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 The Odyssey by SYMPHONY X album cover Studio Album, 2002
3.94 | 440 ratings

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The Odyssey
Symphony X Progressive Metal

Review by Second Life Syndrome
Collaborator Post/Math Rock and Crossover Teams

3 stars I love Symphony X's masterpiece "V:The New Mythology". I also am a fan of "Paradise Lost", although it has more to do with the source material than with the actual album. However, I really have to force myself to listen to these guys. I'm not a big fan of power metal, gruff vocals, or the like. However, I do enjoy a couple albums.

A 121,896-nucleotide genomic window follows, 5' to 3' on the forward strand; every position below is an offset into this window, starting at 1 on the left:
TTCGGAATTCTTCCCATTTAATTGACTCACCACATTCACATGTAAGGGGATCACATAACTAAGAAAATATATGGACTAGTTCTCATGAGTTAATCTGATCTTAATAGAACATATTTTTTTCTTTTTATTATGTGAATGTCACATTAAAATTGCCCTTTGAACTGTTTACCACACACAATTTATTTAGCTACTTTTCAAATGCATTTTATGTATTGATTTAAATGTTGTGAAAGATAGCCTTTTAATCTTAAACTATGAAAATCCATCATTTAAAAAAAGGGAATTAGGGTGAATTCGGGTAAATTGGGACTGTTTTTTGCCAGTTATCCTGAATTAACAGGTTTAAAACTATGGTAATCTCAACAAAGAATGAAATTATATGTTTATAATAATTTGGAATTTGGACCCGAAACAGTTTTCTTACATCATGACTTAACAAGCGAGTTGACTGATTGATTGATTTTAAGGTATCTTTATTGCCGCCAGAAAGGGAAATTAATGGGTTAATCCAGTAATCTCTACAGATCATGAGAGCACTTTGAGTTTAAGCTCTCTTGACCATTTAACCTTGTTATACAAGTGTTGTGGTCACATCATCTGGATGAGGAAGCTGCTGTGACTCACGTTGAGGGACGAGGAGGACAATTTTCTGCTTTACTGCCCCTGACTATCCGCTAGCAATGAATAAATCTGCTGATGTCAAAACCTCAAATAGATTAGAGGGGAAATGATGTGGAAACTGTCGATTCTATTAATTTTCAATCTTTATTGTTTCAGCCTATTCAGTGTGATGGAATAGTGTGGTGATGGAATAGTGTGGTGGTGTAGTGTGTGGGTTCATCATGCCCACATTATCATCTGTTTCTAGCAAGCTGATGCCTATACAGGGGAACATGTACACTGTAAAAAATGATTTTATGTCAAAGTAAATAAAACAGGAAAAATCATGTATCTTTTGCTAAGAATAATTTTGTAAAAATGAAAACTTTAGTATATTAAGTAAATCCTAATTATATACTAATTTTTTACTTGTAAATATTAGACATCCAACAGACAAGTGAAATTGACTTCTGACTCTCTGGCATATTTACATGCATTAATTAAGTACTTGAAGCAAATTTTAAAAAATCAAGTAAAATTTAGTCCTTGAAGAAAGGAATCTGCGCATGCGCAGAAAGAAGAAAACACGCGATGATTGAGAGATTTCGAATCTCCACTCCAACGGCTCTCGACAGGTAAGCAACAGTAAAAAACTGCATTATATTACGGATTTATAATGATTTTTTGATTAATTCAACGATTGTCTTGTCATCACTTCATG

I decided I would listen to "The Odyssey"; again, more because of the content than the music. I'd heard that the title track is an epic masterpiece. Well, this album is definitely...Symphony X. That's about it. "V" was amazing because of the melody, symphonic arrangements, amazing vox, fantastic guitars, and original drums. This album must be where the plunge started: where the descent to a less proggy power metal began.

This album is interesting and okay. There are lots of riffs, if that's your thing. The vocals are gruff and unchallenging. Any symphonic segments sound VERY cheap and VERY 90's--- almost like the badly composed keyboard music on Hercules or Xena: Warrior Princess. Amid all of this, the drums even fail to impress: Nothing new is really displayed here. The lyrics are kinda derivative and lame, something that "V" and even "Paradise Lost" did not have. I don't know. I just feel like my avoidance of Symphony X is quite justified by this album. Aside from a few enjoyable parts; corny, neo-epic filler is all I really hear here. Should I even bother listening to "Iconoclast" or anything earlier than "V"? If I do, it'll be a while.